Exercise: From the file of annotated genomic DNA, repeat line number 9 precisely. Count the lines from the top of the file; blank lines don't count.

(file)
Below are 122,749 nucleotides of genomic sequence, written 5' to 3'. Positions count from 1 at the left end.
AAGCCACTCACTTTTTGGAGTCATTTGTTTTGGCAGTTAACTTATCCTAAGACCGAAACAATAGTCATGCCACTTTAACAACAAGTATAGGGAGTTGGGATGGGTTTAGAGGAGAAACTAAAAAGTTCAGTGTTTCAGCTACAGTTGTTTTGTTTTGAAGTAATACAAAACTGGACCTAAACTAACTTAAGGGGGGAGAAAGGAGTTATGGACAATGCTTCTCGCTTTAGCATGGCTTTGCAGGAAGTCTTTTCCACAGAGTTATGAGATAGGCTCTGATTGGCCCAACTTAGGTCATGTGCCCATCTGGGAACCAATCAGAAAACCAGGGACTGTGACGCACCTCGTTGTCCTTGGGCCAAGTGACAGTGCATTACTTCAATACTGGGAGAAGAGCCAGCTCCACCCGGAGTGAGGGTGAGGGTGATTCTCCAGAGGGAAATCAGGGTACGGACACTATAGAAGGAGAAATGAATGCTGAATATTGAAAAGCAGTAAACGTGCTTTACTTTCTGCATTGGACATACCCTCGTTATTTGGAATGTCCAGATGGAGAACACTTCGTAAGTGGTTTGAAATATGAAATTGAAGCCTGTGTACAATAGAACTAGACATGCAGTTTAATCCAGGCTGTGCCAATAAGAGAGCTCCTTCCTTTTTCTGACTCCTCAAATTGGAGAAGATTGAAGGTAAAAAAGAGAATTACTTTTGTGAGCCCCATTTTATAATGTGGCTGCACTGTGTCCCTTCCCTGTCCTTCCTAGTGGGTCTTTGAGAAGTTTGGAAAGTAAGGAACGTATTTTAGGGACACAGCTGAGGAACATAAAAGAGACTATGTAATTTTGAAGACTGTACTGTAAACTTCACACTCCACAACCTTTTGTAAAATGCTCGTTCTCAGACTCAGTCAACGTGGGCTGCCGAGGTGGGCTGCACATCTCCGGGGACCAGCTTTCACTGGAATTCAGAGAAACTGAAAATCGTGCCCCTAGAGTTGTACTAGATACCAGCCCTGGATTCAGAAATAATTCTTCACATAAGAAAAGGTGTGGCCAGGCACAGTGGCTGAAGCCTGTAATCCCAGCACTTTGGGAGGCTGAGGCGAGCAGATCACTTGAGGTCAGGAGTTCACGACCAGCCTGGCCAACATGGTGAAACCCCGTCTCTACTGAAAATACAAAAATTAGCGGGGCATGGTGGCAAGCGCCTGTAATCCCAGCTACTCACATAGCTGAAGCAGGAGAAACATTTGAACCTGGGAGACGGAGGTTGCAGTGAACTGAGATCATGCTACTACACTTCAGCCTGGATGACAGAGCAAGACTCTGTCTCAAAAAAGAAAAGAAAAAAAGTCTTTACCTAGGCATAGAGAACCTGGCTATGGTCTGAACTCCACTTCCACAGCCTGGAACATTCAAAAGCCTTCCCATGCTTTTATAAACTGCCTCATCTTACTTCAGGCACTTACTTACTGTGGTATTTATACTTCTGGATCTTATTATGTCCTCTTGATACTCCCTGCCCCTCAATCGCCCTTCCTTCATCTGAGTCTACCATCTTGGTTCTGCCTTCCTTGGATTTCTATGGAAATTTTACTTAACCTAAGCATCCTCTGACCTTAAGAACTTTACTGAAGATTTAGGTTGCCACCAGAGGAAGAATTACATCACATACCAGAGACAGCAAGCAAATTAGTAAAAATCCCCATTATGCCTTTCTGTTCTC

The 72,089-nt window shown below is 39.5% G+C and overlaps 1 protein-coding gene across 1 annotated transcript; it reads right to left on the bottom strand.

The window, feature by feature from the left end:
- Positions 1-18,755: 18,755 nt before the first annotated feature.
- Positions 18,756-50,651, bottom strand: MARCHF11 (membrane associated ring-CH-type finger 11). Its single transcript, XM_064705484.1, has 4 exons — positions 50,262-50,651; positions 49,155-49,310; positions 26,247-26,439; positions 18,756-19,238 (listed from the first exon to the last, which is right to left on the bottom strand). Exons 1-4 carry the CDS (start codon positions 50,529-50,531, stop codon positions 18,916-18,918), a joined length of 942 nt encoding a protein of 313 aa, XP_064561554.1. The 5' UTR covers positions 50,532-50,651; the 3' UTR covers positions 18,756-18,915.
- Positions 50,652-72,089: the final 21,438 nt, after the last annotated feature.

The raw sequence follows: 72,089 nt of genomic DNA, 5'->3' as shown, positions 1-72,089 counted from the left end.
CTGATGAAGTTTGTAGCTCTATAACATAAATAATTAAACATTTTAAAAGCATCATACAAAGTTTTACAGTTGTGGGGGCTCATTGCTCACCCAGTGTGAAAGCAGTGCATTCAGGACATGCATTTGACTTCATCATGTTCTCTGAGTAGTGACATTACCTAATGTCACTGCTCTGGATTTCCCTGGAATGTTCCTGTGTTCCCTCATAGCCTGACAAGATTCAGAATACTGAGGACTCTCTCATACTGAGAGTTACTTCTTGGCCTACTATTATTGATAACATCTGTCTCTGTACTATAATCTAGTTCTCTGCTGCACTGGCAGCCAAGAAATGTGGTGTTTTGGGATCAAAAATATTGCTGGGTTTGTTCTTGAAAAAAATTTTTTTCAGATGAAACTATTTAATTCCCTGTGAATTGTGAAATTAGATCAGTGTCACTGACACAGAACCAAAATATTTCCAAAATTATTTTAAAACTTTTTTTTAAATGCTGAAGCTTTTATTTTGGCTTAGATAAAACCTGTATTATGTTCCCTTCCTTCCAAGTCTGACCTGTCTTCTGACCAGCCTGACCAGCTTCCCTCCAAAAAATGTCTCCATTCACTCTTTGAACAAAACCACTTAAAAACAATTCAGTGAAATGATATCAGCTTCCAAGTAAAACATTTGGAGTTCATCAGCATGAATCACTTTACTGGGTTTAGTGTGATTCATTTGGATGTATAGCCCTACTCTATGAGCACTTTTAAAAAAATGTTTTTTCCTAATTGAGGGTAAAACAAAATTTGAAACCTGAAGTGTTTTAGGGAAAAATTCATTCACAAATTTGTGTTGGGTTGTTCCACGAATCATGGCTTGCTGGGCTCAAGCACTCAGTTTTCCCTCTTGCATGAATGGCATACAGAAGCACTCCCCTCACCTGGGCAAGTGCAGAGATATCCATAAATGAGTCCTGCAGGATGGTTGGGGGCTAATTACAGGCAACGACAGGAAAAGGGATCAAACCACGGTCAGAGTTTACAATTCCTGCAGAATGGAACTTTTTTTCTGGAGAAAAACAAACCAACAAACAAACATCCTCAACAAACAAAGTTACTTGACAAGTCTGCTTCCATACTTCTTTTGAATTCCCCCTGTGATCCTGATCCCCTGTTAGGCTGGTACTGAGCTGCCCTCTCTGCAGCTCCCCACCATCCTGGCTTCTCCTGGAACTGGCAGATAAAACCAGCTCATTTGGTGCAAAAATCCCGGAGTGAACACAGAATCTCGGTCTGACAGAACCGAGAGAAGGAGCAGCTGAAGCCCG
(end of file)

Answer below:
CTGATGAAGTTTGTAGCTCTATAACATAAATAATTAAACATTTTAAAAGCATCATACAAAGTTTTACAGTTGTGGGGGCTCATTGCTCACCCAGTGTGAAAGCAGTGCATTCAGGACATGCATTTGACTTCATCATGTTCTCTGAGTAGTGACATTACCTAATGTCACTGCTCTGGATTTCCCTGGAATGTTCCTGTGTTCCCTCATAGCCTGACAAGATTCAGAATACTGAGGACTCTCTCATACTGAGAGTTACTTCTTGGCCTACTATTATTGATAACATCTGTCTCTGTACTATAATCTAGTTCTCTGCTGCACTGGCAGCCAAGAAATGTGGTGTTTTGGGATCAAAAATATTGCTGGGTTTGTTCTTGAAAAAAATTTTTTTCAGATGAAACTATTTAATTCCCTGTGAATTGTGAAATTAGATCAGTGTCACTGACACAGAACCAAAATATTTCCAAAATTATTTTAAAACTTTTTTTTAAATGCTGAAGCTTTTATTTTGGCTTAGATAAAACCTGTATTATGTTCCCTTCCTTCCAAGTCTGACCTGTCTTCTGACCAGCCTGACCAGCTTCCCTCCAAAAAATGTCTCCATTCACTCTTTGAACAAAACCACTTAAAAACAATTCAGTGAAATGATATCAGCTTCCAAGTAAAACATTTGGAGTTCATCAGCATGAATCACTTTACTGGGTTTAGTGTGATTCATTTGGATGTATAGCCCTACTCTATGAGCACTTTTAAAAAAATGTTTTTTCCTAATTGAGGGTAAAACAAAATTTGAAACCTGAAGTGTTTTAGGGAAAAATTCATTCACAAATTTGTGTTGGGTTGTTCCACGAATCATGGCTTGCTGGGCTCAAGCACTCAGTTTTCCCTCTTGCATGAATGGCATACAGAAGCACTCCCCTCACCTGGGCAAGTGCAGAGATATCCATAAATGAGTCCTGCAGGATGGTTGGGGGCTAATTACAGGCAACGACAGGAAAAGGGATCAAACCACGGTCAGAGTTTACAATTCCTGCAGAATGGAACTTTTTTTCTGGAGAAAAACAAACCAACAAACAAACATCCTCAACAAACAAAGTTACTTGACAAGTCTGCTTCCATACTTCTTTTGAATTCCCCCTGTGATCCTGATCCCCTGTTAGGCTGGTACTGAGCTGCCCTCTCTGCAGCTCCCCACCATCCTGGCTTCTCCTGGAACTGGCAGATAAAACCAGCTCATTTGGTGCAAAAATCCCGGAGTGAACACAGAATCTCGGTCTGACAGAACCGAGAGAAGGAGCAGCTGAAGCCCG